Libraries, the Internet, and the First Amendment

By Balas, Janet L. | Computers in Libraries, January 1998 | Go to article overview

Libraries, the Internet, and the First Amendment

Balas, Janet L., Computers in Libraries

As more and more libraries offer public access to the Internet, librarians are finding themselves in the middle of a controversy over whether such access should be restricted to protect children or unrestricted to protect the rights of adults seeking information. A teleconference entitled "National Issues, Local Decisions: Libraries, the Internet, and the First Amendment" explored the issues surrounding the controversy in a 2-hour panel discussion. The teleconference was held on October 17, 1997, and was produced by the Urban Libraries Council and the College of DuPage with support from Ameritech Libraries.

Since teleconferences allow for audience participation, attendees at the various locations were given packets that included forms to be used to submit questions via fax. Other materials in the packet included biographical information on the presenters, a program outline, and guides for local discussion. Additional information on the teleconference is at the teleconference's Web site ( By the time you read this, highlights from the conference will probably have been made available at this site. A tape of the proceedings can be ordered online or by calling 800/354-6587.

The program was moderated by Joey Rodger, president of the Urban Library Council. The other presenters were Andrew Blau, Communications Policy Project, Benton Foundation, Washington, DC; Ginnie Cooper, director of libraries, Multmomah County Library, Portland, Oregon; Clifford Lynch, newly appointed executive director, Coalition of Networked Information, Washington, DC; Ann K. Symons, librarian, Juneau Douglas High School, Juneau, Alaska; and Ann M. Kappler, partner, Jenner & Block, Washington, DC. The varied backgrounds and expertise of the presenters brought a variety of perspectives to the discussion of this complex issue.

Context for the Debate

The panel first discussed the context in which the debate takes place. The national context is the First Amendment in the Bill of Rights, which ensures that the federal government will not create or maintain an orthodoxy of thought or belief. Within this context, Joey Rodger commented, it would seem that the Internet should be viewed as a wonderful resource to encourage diversity of thought, and she questioned why it is instead the source of such unease. Andrew Blau stated that the unease with the Internet reflects the nervousness that society has over the changes that have come about because of the computer. The debate over the Internet is taking place in public libraries with the pressure from some to restrict Internet access while others support free access. Ginnie Cooper maintained that the debate should be in public libraries since their role is to be a forum for public debate of issues. Other panelists supported her position, saying that school and academic libraries have some distinct differences from public libraries that have kept them out of the spotlight in this debate. Ann Kappler noted that school libraries are more focused on education and are not as unsupervised or as unstructured. Academic libraries, according to Clifford Lynch, have a tradition of support for freedom of inquiry and also see themselves as a community, in which issues that affect the community are worked out within the community.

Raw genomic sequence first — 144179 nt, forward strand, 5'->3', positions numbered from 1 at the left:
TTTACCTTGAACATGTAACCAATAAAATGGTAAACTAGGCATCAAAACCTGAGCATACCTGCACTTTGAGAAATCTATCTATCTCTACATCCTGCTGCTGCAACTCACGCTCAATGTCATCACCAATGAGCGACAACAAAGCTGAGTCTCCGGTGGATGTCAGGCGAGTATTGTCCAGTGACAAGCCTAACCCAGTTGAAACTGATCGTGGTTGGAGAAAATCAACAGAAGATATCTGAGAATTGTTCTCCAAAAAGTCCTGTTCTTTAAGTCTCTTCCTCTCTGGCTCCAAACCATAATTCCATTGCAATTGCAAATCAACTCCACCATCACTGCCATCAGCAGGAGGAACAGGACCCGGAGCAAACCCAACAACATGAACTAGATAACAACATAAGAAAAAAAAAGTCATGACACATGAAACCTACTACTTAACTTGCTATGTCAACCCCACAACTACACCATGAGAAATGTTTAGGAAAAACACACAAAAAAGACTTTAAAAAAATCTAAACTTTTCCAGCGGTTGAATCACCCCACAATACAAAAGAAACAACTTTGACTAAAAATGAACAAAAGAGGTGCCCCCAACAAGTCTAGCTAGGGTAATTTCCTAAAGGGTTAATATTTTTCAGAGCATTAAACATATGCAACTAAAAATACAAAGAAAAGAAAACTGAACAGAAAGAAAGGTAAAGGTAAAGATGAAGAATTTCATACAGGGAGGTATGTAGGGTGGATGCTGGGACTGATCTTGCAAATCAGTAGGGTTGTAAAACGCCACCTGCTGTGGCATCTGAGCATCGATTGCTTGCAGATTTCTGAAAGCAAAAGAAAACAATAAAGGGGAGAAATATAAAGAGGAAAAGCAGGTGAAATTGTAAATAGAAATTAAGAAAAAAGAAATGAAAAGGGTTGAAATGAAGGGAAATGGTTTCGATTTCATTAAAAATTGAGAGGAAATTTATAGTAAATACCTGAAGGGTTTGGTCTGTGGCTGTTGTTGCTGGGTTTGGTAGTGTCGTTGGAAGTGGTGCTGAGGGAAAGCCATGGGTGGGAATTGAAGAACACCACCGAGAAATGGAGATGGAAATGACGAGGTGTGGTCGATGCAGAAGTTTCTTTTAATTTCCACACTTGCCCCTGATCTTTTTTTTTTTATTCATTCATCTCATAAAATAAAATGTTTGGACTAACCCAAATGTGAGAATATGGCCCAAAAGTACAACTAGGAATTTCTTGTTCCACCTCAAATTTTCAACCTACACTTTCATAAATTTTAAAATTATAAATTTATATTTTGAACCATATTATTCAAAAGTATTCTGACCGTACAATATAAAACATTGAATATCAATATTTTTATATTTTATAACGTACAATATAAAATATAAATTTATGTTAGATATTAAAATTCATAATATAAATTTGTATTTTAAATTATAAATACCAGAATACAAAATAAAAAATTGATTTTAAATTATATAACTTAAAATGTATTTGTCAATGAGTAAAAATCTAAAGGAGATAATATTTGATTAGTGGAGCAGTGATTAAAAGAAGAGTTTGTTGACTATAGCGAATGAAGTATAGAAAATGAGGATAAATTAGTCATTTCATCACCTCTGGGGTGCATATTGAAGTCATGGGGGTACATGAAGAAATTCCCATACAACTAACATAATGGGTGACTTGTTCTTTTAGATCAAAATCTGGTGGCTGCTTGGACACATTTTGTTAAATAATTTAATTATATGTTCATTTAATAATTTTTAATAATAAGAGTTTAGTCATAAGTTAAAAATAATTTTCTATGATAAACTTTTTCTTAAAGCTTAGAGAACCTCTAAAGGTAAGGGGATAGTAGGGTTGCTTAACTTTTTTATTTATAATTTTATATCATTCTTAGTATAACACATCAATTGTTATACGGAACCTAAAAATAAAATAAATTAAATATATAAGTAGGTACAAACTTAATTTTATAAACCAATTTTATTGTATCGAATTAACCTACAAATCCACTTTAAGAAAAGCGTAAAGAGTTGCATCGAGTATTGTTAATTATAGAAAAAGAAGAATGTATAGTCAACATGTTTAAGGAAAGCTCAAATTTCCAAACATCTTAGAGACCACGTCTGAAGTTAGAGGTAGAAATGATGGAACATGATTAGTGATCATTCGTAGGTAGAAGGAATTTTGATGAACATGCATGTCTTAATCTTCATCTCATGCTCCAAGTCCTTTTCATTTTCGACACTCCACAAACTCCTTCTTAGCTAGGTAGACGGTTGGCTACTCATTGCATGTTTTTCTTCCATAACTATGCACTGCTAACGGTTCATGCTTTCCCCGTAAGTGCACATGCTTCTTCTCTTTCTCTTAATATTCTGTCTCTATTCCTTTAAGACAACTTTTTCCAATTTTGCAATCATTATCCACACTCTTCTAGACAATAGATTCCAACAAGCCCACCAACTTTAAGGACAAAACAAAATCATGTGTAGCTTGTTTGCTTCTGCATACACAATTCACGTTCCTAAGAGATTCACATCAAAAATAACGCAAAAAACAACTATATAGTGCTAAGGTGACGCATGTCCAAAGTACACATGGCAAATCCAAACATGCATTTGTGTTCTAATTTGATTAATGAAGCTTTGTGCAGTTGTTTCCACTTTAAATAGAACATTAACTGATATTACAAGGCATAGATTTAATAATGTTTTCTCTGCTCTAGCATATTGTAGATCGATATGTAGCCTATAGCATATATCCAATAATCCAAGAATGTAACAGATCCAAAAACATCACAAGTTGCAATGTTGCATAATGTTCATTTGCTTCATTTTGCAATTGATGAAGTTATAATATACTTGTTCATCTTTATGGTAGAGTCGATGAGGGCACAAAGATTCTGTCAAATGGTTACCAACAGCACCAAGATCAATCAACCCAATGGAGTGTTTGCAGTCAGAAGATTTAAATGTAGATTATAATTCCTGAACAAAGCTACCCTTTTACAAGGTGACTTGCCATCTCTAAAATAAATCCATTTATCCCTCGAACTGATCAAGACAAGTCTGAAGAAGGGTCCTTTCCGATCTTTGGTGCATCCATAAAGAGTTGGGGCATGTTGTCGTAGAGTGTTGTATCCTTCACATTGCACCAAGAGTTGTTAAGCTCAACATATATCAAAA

The panel then considered how the Internet as a resource is different from other resources. One important difference, according to Cooper, is the visual nature of the Web. People seem more disturbed by pictures. Another important difference is the lack of mediation often referred to as "disintermediation." Anyone can publish on the Web with no review of the material. This leads to anxiety about the quality of information being presented. The international nature of the Internet can also be disconcerting as users experience cultural clashes. Rodger compared the anxiety of today's parents whose children have technical skills superior to theirs to the anxiety of immigrant parents of the past whose children adapted to the New World faster than they did. …

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